Staff Stance: Bubble Trouble

Snippets from a typical Saturday dialogue with friends: “Is there anything to do tonight?” “Where do you want to go?” “There’s never anything to do!”  A few hours of meaningless texts later, plans are set for dinner. Unfortunately, it’s our sixth visit to the restaurant. This month.

This is an example of the Hockabubble extending beyond 11600 Welch Road.  Many students feel this obstacle restricts and isolates them from the outside world. It causes some of us to stay within one area of Dallas, to only explore a three-mile radius, to only eat at the same 10 restaurants no further than 10 minutes away.

Some say that it prevents us from experiencing the society around us, but is it really a just a barrier we self-impose to excuse our lack of knowledge? Does it even exist?

We aren’t so sure. Maybe we aren’t separated to the extent that we think we are. Our school is a thriving and close-knit community. Obviously, spending up to 10 hours a day together leads to a strong, shared connection. However, we cannot allow this cocoon to contain us; we must break the bubble that restricts us.

We blame stress and our busy schedules when our knowledge of the world’s current affairs falls short. Here we create a ruse of a barrier to justify our naiveté. Obviously, some barrier is there, but we enlarge, exaggerate and impose it on ourselves because it’s just easier.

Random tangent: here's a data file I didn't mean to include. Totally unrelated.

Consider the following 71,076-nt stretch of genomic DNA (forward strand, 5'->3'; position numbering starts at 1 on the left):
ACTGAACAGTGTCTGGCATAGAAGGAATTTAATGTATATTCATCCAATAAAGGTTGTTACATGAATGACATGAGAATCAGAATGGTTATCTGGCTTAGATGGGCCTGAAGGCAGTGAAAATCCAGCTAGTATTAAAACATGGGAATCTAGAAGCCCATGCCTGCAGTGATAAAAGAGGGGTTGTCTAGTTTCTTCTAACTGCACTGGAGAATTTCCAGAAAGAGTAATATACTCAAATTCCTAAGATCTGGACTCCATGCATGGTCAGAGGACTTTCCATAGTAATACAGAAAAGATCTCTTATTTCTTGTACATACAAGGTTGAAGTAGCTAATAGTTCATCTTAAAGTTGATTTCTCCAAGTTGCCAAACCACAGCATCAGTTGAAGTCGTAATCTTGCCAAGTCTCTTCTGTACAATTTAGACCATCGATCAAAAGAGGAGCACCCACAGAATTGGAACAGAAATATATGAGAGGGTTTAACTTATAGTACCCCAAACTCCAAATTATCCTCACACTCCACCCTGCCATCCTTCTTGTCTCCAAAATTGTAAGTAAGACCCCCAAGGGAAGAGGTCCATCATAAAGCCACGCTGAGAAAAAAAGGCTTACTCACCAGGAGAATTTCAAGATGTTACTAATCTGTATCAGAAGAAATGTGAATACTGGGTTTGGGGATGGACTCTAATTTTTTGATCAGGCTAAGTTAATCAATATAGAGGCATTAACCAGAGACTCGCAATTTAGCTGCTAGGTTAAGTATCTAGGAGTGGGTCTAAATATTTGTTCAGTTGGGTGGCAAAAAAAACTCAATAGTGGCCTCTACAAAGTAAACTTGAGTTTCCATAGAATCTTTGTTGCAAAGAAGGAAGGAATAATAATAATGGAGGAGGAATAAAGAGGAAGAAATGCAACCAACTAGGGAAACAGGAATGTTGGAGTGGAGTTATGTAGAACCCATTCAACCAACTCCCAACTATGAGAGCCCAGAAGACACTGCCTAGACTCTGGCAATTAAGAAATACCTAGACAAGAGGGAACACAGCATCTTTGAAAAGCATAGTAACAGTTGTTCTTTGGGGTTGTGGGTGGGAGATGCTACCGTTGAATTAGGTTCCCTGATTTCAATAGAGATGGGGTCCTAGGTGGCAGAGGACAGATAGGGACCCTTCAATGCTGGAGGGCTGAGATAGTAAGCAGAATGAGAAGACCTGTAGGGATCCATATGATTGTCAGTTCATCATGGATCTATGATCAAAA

It’s easier to stay in the same routine, to never leave the confines of Preston Hollow or Highland Park, to avoid watching the news or reading the newspaper because you have too much homework (or need to catch up on the newest pictures on Facebook).

This ignorance can be isolating, but we cannot let it separate us from the greater community. It is worth the effort to break the bubble. We believe that Hockaday students are offered more opportunities to reach out and affect the community, as well as be affected by the community.

It’s as little as our Environmental Awareness Club, having Carpool Days or river clean-ups. Or our Human Rights Committee choosing to forgo sweatshirts made in sweat shops. We do things at our high school that do good for the greater community, sometimes without realizing it.

But it’s not just about doing good. We as students have to get involved in our community and put ourselves out there. Even if you don’t leave the physical Hockabubble, you can break it by doing something as simple as riding your bike to school. The Hockabubble imprints a mindset on us that from the moment you turn 16, you should have a car and drive it to school every day for the next two years. Break this lifestyle, go against the mindset that is imposed by the Hockabubble.

As students, we must do our best to fully immerse ourselves in the opportunities around us. Eat at new restaurants, go see a play at the Arts District, or volunteer at a new organization for community service. Just avoid that one thing you’ve been doing for what seems like the last 30 weekends. You never know, you might find a new favorite area, or food or organization.

Step out of the boundaries that we create for ourselves to help reduce the stress that has been building for the last week.

There’s a world around us outside of our Hockaday jade-shaded version of the Emerald city, sometimes we just have to take off our green-tinted glasses and experience it for ourselves.